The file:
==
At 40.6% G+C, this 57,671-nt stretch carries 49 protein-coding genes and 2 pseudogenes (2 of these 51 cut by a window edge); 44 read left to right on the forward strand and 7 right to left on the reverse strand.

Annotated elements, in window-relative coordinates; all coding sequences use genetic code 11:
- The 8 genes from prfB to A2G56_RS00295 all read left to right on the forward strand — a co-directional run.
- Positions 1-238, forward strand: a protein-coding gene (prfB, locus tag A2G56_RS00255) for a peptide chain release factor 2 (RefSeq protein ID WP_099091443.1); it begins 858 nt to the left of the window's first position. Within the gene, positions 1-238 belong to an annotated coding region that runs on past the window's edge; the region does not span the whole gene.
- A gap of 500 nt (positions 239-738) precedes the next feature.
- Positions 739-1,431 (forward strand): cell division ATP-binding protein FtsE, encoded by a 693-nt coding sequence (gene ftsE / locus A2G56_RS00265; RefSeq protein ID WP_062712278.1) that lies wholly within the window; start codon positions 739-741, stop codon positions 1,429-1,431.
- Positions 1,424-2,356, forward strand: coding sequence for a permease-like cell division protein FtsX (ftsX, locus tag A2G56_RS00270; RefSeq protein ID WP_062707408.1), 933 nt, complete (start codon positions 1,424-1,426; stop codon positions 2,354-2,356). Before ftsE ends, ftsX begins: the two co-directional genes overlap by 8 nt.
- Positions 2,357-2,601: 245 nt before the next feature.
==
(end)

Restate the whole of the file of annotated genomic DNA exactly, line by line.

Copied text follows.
At 40.6% G+C, this 57,671-nt stretch carries 49 protein-coding genes and 2 pseudogenes (2 of these 51 cut by a window edge); 44 read left to right on the forward strand and 7 right to left on the reverse strand.

Annotated elements, in window-relative coordinates; all coding sequences use genetic code 11:
- The 8 genes from prfB to A2G56_RS00295 all read left to right on the forward strand — a co-directional run.
- Positions 1-238, forward strand: a protein-coding gene (prfB, locus tag A2G56_RS00255) for a peptide chain release factor 2 (RefSeq protein ID WP_099091443.1); it begins 858 nt to the left of the window's first position. Within the gene, positions 1-238 belong to an annotated coding region that runs on past the window's edge; the region does not span the whole gene.
- A gap of 500 nt (positions 239-738) precedes the next feature.
- Positions 739-1,431 (forward strand): cell division ATP-binding protein FtsE, encoded by a 693-nt coding sequence (gene ftsE / locus A2G56_RS00265; RefSeq protein ID WP_062712278.1) that lies wholly within the window; start codon positions 739-741, stop codon positions 1,429-1,431.
- Positions 1,424-2,356, forward strand: coding sequence for a permease-like cell division protein FtsX (ftsX, locus tag A2G56_RS00270; RefSeq protein ID WP_062707408.1), 933 nt, complete (start codon positions 1,424-1,426; stop codon positions 2,354-2,356). Before ftsE ends, ftsX begins: the two co-directional genes overlap by 8 nt.
- Positions 2,357-2,601: 245 nt before the next feature.